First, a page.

1986 Honda Goldwing Interstate GL1200 I “Blackbird”

As it began...

a trusty 1986 Honda Goldwing Interstate in classic black

A vintage touring motorcycle was my 50th birthday gift to myself – and a one way ticket to Atlanta GA to pick it up sight unseen. The idea was to do something memorable for my 50th and it turned out to be unforgettable. 1400 miles in two days without a hitch (well almost). Solid weather until Kansas and even a sunset to ride into on the first day in. 

This bike has a couple of names: It started with “Dark Horse” but now that all the add on running gear and chrome rails and such are gone it has become much more manageable and it is now dubbed “Blackbird”.


Here you see the beginnings of the dreaded main relay meltdown so common to GL1200s.  My first visit to look at the bike revealed this issue and it actually would not start.  The problem was in it’s beginnings and the loose connections at the main relay added resistance and heated up enough to melt the wiring harness sockets.  My road fix was some coat hanger wire bent into a tension clamp to hold the connections together securely. This fix worked perfectly for the entire trip and constant inspection revealed that the wires remained cool despite constant operation for two solid days.

This connection was later replaced with a Honda factory wiring harness upgrade. It goes without saying that every GL1200  still on the road should have this done ASAP.  There is speculation that the stator issues so common with the Goldwings may be related to this failure.


(It's all about the bags)

My love of motorcycles is only trumped by my fascination with motorcycle luggage and this one has it.  It is a storage masterpiece.  There is a compartment anywhere and everywhere and even what appears to be the gas tank is actually lockable storage. It turns out these and earlier Goldwings have  a “false tank” which is just a shroud. The actual fuel storage tank is lower and shoehorned into the frame of the bike. You actually kind of sit on the gas tank. I am sure this and the weight of the boxer engine keeps the center of gravity very low which makes this very heavy (850 pounds) touring bike very manageable on the road.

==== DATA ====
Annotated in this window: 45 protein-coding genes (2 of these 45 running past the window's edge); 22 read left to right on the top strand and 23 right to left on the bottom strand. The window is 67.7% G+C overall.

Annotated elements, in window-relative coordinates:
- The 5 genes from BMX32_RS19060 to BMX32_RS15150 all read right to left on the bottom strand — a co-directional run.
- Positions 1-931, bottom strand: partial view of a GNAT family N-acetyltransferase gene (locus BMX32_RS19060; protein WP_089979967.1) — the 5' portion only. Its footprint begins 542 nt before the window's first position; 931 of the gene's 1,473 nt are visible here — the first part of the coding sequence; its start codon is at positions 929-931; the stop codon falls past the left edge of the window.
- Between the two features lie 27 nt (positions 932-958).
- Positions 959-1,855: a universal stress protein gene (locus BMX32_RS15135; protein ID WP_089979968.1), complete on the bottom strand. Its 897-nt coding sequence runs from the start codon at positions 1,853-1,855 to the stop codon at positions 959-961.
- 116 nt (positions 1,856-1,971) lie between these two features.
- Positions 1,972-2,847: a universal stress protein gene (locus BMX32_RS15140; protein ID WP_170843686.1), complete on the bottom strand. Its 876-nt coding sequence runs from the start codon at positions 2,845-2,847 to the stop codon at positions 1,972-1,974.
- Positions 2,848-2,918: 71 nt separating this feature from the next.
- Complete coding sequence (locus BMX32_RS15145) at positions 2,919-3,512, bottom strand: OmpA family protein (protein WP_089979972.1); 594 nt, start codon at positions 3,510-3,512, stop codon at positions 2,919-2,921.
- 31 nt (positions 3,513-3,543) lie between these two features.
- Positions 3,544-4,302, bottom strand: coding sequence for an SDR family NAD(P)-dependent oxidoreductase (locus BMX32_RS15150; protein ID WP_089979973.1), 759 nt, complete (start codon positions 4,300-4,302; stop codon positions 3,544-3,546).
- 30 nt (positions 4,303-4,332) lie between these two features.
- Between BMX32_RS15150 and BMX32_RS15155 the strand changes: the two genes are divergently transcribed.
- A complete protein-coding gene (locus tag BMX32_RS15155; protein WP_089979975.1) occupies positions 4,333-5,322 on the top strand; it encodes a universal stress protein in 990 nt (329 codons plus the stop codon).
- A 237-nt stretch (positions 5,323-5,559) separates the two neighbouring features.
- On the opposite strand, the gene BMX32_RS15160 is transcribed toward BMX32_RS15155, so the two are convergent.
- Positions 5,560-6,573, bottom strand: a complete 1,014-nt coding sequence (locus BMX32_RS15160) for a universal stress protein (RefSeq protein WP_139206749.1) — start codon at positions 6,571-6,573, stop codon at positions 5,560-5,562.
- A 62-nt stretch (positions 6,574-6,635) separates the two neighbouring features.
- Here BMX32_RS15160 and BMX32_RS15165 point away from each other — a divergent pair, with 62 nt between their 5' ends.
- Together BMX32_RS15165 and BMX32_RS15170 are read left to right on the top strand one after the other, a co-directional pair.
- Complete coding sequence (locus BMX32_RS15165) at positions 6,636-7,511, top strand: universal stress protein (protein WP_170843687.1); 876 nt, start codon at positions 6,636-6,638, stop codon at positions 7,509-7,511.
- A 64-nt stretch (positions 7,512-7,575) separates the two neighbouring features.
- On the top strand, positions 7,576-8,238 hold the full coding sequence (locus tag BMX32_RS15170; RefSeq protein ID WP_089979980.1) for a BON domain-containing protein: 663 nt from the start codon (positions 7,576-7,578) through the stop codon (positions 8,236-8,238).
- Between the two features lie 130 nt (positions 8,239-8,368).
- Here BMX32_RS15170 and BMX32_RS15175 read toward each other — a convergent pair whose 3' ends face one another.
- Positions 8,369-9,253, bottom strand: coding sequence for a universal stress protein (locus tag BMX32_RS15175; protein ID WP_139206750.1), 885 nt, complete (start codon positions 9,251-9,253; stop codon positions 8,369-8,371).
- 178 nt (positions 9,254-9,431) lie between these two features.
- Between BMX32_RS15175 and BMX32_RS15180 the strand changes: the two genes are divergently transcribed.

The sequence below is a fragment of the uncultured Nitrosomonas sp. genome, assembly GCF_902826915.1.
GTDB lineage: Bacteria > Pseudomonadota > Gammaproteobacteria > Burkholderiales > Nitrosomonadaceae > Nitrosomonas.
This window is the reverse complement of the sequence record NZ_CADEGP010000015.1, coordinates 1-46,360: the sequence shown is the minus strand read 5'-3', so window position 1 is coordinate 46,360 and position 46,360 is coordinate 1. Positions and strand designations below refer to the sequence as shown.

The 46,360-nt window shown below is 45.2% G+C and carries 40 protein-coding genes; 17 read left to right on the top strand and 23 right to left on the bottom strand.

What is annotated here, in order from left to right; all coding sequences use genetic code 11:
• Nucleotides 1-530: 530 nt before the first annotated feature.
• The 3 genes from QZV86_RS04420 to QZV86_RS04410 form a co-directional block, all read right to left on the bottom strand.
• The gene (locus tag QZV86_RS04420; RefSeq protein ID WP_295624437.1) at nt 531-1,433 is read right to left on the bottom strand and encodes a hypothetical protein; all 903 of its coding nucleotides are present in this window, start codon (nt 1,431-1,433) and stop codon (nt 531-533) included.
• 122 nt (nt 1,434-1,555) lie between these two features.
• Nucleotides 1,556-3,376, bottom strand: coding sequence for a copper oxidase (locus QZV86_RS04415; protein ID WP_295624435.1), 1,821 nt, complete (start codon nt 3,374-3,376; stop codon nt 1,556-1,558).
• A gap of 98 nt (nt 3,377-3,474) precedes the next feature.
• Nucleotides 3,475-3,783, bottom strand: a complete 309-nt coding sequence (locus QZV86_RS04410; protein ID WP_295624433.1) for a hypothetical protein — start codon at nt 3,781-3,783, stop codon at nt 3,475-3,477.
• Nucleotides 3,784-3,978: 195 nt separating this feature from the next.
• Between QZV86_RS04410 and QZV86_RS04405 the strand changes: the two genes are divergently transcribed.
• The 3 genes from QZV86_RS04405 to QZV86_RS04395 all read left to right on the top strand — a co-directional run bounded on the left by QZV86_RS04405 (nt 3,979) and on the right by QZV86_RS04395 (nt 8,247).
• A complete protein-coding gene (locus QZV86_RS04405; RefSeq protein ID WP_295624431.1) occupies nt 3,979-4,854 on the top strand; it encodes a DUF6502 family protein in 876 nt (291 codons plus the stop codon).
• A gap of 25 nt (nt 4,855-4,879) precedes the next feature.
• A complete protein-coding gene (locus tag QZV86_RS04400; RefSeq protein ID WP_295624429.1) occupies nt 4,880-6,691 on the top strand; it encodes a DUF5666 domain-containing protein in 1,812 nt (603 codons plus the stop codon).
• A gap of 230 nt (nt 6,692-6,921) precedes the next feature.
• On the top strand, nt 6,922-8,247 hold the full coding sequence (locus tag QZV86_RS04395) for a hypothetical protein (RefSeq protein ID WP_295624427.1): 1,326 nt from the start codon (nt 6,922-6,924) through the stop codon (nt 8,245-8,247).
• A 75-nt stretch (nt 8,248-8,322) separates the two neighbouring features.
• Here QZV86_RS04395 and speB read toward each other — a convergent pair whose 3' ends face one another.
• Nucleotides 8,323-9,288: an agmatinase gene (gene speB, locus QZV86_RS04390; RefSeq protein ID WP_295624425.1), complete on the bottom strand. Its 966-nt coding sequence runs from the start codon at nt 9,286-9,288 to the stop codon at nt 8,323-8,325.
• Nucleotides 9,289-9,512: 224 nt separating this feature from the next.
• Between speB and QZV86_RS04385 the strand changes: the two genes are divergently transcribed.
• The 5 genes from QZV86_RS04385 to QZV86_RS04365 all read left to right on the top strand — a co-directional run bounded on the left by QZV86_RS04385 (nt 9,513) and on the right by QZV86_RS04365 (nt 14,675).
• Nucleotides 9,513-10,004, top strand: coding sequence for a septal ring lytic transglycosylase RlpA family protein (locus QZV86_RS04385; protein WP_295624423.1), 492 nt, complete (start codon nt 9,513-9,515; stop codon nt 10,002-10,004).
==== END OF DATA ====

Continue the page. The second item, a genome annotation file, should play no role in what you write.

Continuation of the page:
"Like a kitten"

So that funky transverse engine is sticking out of each side of the bike like two big humps but I have to tell you that no other bike I have ridden is as smooth and steady as this setup. My neighbor with a Harley says “That thing is too quiet to be a motorcycle” and I get his point. it does not roar or rumble like a V twin – it literally purrs. I feel this translates to an easy time for the rider on the road humming along at 80 mph for as long as you want.


Speaking of purring, whats up with a radio on a motorcycle?  Each to their own, but personally I like to listen to the bike. I removed the radio first thing and blanked off the opening with some corrugated plastic stuff from work for that “80’s” vibe.